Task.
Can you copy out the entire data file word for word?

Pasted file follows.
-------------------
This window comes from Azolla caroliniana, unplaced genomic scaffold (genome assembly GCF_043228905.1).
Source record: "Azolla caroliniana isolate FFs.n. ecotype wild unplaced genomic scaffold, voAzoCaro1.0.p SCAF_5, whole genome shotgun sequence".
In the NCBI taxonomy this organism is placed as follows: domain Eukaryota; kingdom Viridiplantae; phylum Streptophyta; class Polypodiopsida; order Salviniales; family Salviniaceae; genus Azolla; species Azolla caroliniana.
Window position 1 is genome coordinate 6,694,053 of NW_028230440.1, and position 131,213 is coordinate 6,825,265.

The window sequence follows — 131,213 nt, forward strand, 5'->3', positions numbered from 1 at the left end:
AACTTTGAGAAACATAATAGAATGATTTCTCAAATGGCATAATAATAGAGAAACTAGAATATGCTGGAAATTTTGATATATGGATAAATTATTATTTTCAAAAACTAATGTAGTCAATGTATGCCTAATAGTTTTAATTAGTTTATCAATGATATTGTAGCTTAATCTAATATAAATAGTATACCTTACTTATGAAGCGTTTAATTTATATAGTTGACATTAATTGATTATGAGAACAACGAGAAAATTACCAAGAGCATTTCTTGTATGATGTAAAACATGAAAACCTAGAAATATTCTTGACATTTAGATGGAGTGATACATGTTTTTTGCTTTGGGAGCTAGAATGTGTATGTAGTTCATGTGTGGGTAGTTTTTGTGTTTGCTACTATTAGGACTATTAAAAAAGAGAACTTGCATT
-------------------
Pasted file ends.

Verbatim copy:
This window comes from Azolla caroliniana, unplaced genomic scaffold (genome assembly GCF_043228905.1).
Source record: "Azolla caroliniana isolate FFs.n. ecotype wild unplaced genomic scaffold, voAzoCaro1.0.p SCAF_5, whole genome shotgun sequence".
In the NCBI taxonomy this organism is placed as follows: domain Eukaryota; kingdom Viridiplantae; phylum Streptophyta; class Polypodiopsida; order Salviniales; family Salviniaceae; genus Azolla; species Azolla caroliniana.
Window position 1 is genome coordinate 6,694,053 of NW_028230440.1, and position 131,213 is coordinate 6,825,265.

The window sequence follows — 131,213 nt, forward strand, 5'->3', positions numbered from 1 at the left end:
AACTTTGAGAAACATAATAGAATGATTTCTCAAATGGCATAATAATAGAGAAACTAGAATATGCTGGAAATTTTGATATATGGATAAATTATTATTTTCAAAAACTAATGTAGTCAATGTATGCCTAATAGTTTTAATTAGTTTATCAATGATATTGTAGCTTAATCTAATATAAATAGTATACCTTACTTATGAAGCGTTTAATTTATATAGTTGACATTAATTGATTATGAGAACAACGAGAAAATTACCAAGAGCATTTCTTGTATGATGTAAAACATGAAAACCTAGAAATATTCTTGACATTTAGATGGAGTGATACATGTTTTTTGCTTTGGGAGCTAGAATGTGTATGTAGTTCATGTGTGGGTAGTTTTTGTGTTTGCTACTATTAGGACTATTAAAAAAGAGAACTTGCATT